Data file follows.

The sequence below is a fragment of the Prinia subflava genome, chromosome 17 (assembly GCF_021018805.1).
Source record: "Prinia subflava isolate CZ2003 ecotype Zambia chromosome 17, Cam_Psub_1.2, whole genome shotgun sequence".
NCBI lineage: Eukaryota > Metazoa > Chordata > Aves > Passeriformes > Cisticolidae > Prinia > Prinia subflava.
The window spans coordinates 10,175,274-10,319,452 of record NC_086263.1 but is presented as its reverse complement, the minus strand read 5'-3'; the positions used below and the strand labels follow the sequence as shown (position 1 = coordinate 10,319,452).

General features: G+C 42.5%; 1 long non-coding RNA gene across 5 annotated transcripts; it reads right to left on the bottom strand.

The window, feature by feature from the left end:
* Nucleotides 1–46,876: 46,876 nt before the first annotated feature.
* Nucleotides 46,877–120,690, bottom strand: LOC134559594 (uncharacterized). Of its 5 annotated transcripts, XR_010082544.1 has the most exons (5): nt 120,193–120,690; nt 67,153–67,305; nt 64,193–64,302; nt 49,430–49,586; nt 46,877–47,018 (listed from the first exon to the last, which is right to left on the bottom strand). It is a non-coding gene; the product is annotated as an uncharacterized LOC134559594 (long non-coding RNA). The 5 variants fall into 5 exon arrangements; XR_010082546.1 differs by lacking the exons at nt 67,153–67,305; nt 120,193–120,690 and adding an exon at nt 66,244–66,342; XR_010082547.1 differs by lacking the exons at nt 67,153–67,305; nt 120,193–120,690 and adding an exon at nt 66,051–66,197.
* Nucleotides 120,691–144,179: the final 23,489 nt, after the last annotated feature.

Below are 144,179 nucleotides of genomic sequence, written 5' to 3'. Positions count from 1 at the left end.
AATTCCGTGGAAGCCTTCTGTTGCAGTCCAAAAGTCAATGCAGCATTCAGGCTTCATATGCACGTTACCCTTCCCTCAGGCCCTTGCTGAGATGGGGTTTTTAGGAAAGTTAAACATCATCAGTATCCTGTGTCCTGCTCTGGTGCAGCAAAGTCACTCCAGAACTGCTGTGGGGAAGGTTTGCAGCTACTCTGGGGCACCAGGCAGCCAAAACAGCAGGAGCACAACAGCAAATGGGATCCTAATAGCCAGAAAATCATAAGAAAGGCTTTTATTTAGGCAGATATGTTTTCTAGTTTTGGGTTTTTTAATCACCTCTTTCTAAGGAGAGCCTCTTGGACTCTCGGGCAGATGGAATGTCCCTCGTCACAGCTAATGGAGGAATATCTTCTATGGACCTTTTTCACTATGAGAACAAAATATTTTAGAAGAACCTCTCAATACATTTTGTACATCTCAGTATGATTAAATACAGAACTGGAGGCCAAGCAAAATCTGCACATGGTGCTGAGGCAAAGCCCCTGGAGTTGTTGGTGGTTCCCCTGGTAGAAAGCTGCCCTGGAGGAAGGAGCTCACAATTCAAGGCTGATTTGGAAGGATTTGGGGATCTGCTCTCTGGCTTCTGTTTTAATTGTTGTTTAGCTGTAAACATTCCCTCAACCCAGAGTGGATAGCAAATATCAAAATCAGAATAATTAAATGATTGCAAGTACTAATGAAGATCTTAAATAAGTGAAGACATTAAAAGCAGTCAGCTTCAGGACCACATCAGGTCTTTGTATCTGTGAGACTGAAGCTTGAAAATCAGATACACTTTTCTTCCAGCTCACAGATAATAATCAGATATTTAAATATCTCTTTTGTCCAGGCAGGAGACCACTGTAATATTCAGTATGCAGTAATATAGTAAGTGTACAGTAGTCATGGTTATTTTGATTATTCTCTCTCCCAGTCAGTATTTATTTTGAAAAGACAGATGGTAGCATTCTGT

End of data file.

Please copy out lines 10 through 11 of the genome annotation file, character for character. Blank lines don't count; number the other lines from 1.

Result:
Below are 144,179 nucleotides of genomic sequence, written 5' to 3'. Positions count from 1 at the left end.
AATTCCGTGGAAGCCTTCTGTTGCAGTCCAAAAGTCAATGCAGCATTCAGGCTTCATATGCACGTTACCCTTCCCTCAGGCCCTTGCTGAGATGGGGTTTTTAGGAAAGTTAAACATCATCAGTATCCTGTGTCCTGCTCTGGTGCAGCAAAGTCACTCCAGAACTGCTGTGGGGAAGGTTTGCAGCTACTCTGGGGCACCAGGCAGCCAAAACAGCAGGAGCACAACAGCAAATGGGATCCTAATAGCCAGAAAATCATAAGAAAGGCTTTTATTTAGGCAGATATGTTTTCTAGTTTTGGGTTTTTTAATCACCTCTTTCTAAGGAGAGCCTCTTGGACTCTCGGGCAGATGGAATGTCCCTCGTCACAGCTAATGGAGGAATATCTTCTATGGACCTTTTTCACTATGAGAACAAAATATTTTAGAAGAACCTCTCAATACATTTTGTACATCTCAGTATGATTAAATACAGAACTGGAGGCCAAGCAAAATCTGCACATGGTGCTGAGGCAAAGCCCCTGGAGTTGTTGGTGGTTCCCCTGGTAGAAAGCTGCCCTGGAGGAAGGAGCTCACAATTCAAGGCTGATTTGGAAGGATTTGGGGATCTGCTCTCTGGCTTCTGTTTTAATTGTTGTTTAGCTGTAAACATTCCCTCAACCCAGAGTGGATAGCAAATATCAAAATCAGAATAATTAAATGATTGCAAGTACTAATGAAGATCTTAAATAAGTGAAGACATTAAAAGCAGTCAGCTTCAGGACCACATCAGGTCTTTGTATCTGTGAGACTGAAGCTTGAAAATCAGATACACTTTTCTTCCAGCTCACAGATAATAATCAGATATTTAAATATCTCTTTTGTCCAGGCAGGAGACCACTGTAATATTCAGTATGCAGTAATATAGTAAGTGTACAGTAGTCATGGTTATTTTGATTATTCTCTCTCCCAGTCAGTATTTATTTTGAAAAGACAGATGGTAGCATTCTGT